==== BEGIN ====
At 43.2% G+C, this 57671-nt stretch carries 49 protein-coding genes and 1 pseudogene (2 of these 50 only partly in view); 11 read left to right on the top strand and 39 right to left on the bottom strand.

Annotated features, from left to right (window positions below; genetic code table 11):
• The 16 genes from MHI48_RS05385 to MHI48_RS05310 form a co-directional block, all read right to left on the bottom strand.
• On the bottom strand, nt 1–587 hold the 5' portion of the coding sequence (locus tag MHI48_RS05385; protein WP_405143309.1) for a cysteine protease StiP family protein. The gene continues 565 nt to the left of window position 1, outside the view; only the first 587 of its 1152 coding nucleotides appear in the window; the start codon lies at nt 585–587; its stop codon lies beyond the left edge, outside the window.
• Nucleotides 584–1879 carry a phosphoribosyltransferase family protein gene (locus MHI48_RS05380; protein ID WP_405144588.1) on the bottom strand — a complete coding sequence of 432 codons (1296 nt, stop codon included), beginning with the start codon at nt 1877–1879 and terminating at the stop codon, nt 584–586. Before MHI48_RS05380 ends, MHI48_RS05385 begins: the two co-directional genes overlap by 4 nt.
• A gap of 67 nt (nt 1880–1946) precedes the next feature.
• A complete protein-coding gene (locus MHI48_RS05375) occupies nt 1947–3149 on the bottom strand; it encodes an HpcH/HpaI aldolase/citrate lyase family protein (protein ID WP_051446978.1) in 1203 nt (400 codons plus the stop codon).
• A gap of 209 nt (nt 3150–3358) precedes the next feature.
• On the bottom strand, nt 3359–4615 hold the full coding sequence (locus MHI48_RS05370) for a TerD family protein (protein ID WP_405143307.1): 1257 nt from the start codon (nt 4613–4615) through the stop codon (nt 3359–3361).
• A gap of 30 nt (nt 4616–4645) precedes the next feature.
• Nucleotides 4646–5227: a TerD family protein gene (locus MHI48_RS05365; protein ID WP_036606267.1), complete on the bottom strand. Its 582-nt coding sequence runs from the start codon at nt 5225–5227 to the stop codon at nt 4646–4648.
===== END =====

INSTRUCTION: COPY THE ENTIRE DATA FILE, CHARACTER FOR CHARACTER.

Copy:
At 43.2% G+C, this 57671-nt stretch carries 49 protein-coding genes and 1 pseudogene (2 of these 50 only partly in view); 11 read left to right on the top strand and 39 right to left on the bottom strand.

Annotated features, from left to right (window positions below; genetic code table 11):
• The 16 genes from MHI48_RS05385 to MHI48_RS05310 form a co-directional block, all read right to left on the bottom strand.
• On the bottom strand, nt 1–587 hold the 5' portion of the coding sequence (locus tag MHI48_RS05385; protein WP_405143309.1) for a cysteine protease StiP family protein. The gene continues 565 nt to the left of window position 1, outside the view; only the first 587 of its 1152 coding nucleotides appear in the window; the start codon lies at nt 585–587; its stop codon lies beyond the left edge, outside the window.
• Nucleotides 584–1879 carry a phosphoribosyltransferase family protein gene (locus MHI48_RS05380; protein ID WP_405144588.1) on the bottom strand — a complete coding sequence of 432 codons (1296 nt, stop codon included), beginning with the start codon at nt 1877–1879 and terminating at the stop codon, nt 584–586. Before MHI48_RS05380 ends, MHI48_RS05385 begins: the two co-directional genes overlap by 4 nt.
• A gap of 67 nt (nt 1880–1946) precedes the next feature.
• A complete protein-coding gene (locus MHI48_RS05375) occupies nt 1947–3149 on the bottom strand; it encodes an HpcH/HpaI aldolase/citrate lyase family protein (protein ID WP_051446978.1) in 1203 nt (400 codons plus the stop codon).
• A gap of 209 nt (nt 3150–3358) precedes the next feature.
• On the bottom strand, nt 3359–4615 hold the full coding sequence (locus MHI48_RS05370) for a TerD family protein (protein ID WP_405143307.1): 1257 nt from the start codon (nt 4613–4615) through the stop codon (nt 3359–3361).
• A gap of 30 nt (nt 4616–4645) precedes the next feature.
• Nucleotides 4646–5227: a TerD family protein gene (locus MHI48_RS05365; protein ID WP_036606267.1), complete on the bottom strand. Its 582-nt coding sequence runs from the start codon at nt 5225–5227 to the stop codon at nt 4646–4648.